January 28, 2021 Special Dispatch No. 9159

Prominent Chinese Diplomatic Scholar: Under President Biden, We Will See 'Trumpism Without Trump'

January 28, 2021
China | Special Dispatch No. 9159

A prominent Chinese scholar assesses the prospects of Sino-American relations under a Biden administration and concludes that they will not differ markedly from policies set by Donald Trump. Wang Jisi, Dean of the Institute of International and Strategic Studies at Peking. University, says in an address that "identity politic" are now a permanent feature of American politics and international affairs, noting that Chairman Mao supported U.S. black "liberation" movements in the 1960s during the Communist Party's War and Revolution phase, and that while the Party's Peace and Development phase is still in effect, peace will soon be subsumed to security issues. Consequently, Wang says, it will be necessary to "realign the international order to a more just and reasonable direction," and that China will take the lead. Biden will pursue certain policies differently from Trump, including trade, human rights, and climate change, but in the end, under Biden, "we will see 'Trumpism without Trump.'"

Below is Wang Jisi's address at the Pacific Forum organized by the History Department of Fudan University:[1]


'Before The 1970s, People Believed That 'War And Revolution' Were The Theme Of The Era… At That Time, We Did Not Highlight Peace As The Goal Of Our Struggle'

"I am very pleased to attend the Pacific Forum organized by the History Department of Fudan University. When I prepared for my remarks today, I read about previous lectures at the Pacific Forum. I feel honored to attend this Forum.

"Today's forum is to commemorate the 95th anniversary of the founding of the History Department of Fudan University and the 100th birthday of Mr. Wang Xi. Professor Jin said just now that I belong to the new generation. Actually, I am pretty old. All I can say is that I am younger that Mr. Wang Xi. This reminds me of my contacts with Prof. Wang Xi in the 1980s and 1990s. I have very high regard for him. It especially reminds me of some important issues raised by Mr. Wang Xi in the early 1980s. Issues that caused some controversy, such as the 'Open Door' issue. I have always felt that Prof. Wang Xi always adhered to his own beliefs, or, in other words, adhered to the truth. I have indeed learned a lot from Prof. Wang Xi. I want to thank Teacher Jin Guangyao, Teacher Ma Jianbiao and Teacher Wang Dong for presiding over and participating in today's forum.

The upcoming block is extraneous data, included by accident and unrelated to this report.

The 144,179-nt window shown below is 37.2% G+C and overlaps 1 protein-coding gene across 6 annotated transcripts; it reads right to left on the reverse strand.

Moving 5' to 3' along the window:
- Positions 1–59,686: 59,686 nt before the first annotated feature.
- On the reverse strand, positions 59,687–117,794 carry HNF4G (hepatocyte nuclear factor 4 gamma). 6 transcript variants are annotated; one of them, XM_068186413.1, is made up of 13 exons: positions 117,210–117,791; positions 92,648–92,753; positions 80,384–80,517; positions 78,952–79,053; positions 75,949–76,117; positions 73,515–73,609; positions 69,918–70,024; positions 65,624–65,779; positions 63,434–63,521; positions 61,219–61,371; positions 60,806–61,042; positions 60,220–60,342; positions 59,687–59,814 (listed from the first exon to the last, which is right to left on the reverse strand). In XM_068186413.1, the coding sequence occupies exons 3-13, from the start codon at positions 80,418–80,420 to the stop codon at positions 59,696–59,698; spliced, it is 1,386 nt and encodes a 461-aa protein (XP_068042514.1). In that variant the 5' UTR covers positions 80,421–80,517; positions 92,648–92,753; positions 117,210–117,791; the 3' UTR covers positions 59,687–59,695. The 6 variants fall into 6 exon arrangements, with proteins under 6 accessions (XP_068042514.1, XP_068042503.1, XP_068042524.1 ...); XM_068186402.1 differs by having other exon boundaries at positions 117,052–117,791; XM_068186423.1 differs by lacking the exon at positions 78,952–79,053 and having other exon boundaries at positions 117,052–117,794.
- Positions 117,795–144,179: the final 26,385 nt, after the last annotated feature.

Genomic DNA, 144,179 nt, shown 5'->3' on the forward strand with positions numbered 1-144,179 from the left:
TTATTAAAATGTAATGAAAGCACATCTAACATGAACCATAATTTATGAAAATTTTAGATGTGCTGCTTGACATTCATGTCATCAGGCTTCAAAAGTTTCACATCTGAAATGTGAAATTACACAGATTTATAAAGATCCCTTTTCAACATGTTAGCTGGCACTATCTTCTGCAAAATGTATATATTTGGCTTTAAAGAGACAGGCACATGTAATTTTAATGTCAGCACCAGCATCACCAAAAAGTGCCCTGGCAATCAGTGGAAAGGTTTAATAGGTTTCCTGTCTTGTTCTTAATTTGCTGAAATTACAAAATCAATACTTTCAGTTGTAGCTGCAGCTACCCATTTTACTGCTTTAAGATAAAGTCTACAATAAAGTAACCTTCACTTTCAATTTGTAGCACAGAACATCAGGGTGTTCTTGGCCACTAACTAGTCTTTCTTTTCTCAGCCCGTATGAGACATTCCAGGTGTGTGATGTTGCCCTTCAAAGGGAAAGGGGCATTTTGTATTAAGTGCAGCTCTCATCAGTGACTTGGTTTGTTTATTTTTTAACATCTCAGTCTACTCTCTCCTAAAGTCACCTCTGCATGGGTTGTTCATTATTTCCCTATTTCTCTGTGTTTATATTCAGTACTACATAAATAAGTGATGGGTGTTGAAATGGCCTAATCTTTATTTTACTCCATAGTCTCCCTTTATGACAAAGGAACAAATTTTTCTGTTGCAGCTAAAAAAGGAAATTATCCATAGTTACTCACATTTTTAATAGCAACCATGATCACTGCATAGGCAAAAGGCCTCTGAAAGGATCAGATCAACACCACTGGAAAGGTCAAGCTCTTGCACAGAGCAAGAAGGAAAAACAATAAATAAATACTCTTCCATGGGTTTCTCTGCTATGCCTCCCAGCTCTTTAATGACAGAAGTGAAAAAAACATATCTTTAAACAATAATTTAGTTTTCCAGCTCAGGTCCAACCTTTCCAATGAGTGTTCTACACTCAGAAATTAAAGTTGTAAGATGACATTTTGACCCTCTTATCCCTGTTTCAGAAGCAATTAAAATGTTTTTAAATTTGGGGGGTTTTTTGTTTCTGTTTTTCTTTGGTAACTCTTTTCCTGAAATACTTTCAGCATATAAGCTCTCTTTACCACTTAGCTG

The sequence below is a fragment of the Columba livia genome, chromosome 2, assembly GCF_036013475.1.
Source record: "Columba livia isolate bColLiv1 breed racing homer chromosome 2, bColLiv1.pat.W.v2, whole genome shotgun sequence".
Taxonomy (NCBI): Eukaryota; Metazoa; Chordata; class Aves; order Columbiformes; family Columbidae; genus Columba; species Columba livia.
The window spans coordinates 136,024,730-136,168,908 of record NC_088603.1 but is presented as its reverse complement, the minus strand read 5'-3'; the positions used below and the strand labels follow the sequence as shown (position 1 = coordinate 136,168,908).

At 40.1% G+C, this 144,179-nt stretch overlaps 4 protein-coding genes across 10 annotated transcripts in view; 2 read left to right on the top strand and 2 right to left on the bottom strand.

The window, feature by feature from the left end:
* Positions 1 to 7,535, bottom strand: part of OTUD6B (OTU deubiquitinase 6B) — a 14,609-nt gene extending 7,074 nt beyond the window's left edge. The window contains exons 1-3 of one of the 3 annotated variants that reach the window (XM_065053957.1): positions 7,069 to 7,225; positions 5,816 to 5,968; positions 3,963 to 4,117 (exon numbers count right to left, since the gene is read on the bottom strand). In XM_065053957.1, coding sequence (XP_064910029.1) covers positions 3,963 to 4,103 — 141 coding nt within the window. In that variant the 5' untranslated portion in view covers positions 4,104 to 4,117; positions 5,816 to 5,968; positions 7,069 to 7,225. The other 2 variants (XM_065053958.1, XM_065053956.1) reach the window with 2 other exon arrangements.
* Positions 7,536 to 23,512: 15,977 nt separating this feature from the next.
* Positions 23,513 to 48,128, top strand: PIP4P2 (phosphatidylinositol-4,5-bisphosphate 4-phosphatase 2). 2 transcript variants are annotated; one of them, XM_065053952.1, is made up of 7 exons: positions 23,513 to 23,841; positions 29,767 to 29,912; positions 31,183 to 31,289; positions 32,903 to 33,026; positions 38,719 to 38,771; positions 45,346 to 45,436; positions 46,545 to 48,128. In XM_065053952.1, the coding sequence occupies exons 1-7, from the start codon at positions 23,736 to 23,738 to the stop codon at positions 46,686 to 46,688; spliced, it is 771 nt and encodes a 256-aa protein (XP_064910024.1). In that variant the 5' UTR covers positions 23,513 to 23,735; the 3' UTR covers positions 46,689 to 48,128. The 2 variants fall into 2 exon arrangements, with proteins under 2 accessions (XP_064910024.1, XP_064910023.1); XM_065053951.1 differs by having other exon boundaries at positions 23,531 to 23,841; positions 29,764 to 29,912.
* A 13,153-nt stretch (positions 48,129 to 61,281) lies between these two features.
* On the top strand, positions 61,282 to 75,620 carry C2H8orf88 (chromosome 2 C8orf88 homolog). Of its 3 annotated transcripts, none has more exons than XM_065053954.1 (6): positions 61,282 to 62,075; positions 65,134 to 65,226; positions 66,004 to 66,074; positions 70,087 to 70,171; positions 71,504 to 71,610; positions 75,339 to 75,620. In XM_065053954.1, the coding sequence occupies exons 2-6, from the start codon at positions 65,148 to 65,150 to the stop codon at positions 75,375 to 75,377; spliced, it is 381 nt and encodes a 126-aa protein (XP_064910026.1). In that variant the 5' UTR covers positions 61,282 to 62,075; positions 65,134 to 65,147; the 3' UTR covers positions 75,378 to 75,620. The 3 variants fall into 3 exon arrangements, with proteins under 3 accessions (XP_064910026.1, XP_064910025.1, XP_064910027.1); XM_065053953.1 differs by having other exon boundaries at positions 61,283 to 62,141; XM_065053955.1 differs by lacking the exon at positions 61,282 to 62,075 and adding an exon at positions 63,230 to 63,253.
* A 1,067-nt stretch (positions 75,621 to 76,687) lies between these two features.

"The theme of my talk today is 'Sino-U.S. Relations after the U.S. Presidential Election.' Since this is a discussion among historians, I think I'd better talk a bit about history, because there are many excellent insights into Sino-U.S. relations, such as what sort of person Biden is, what his team looks like and what adjustments there will be in American foreign and domestic policies. There have indeed been a lot of discussion on these issues. If I merely repeat these, I don't think it will be any help to all of you. Therefore, I would like to proceed from my personal feelings about history, and talk about the history of Sino-U.S. relations and its current state.

"I was born in 1948. I believe that the history I have experienced can be divided into three periods. Many of you are younger than me. So when one talks about what China and the world looked like before the 1970s, many of you may not have personal experience. I never went abroad before the 1970s, but I had a lot of experiences about China.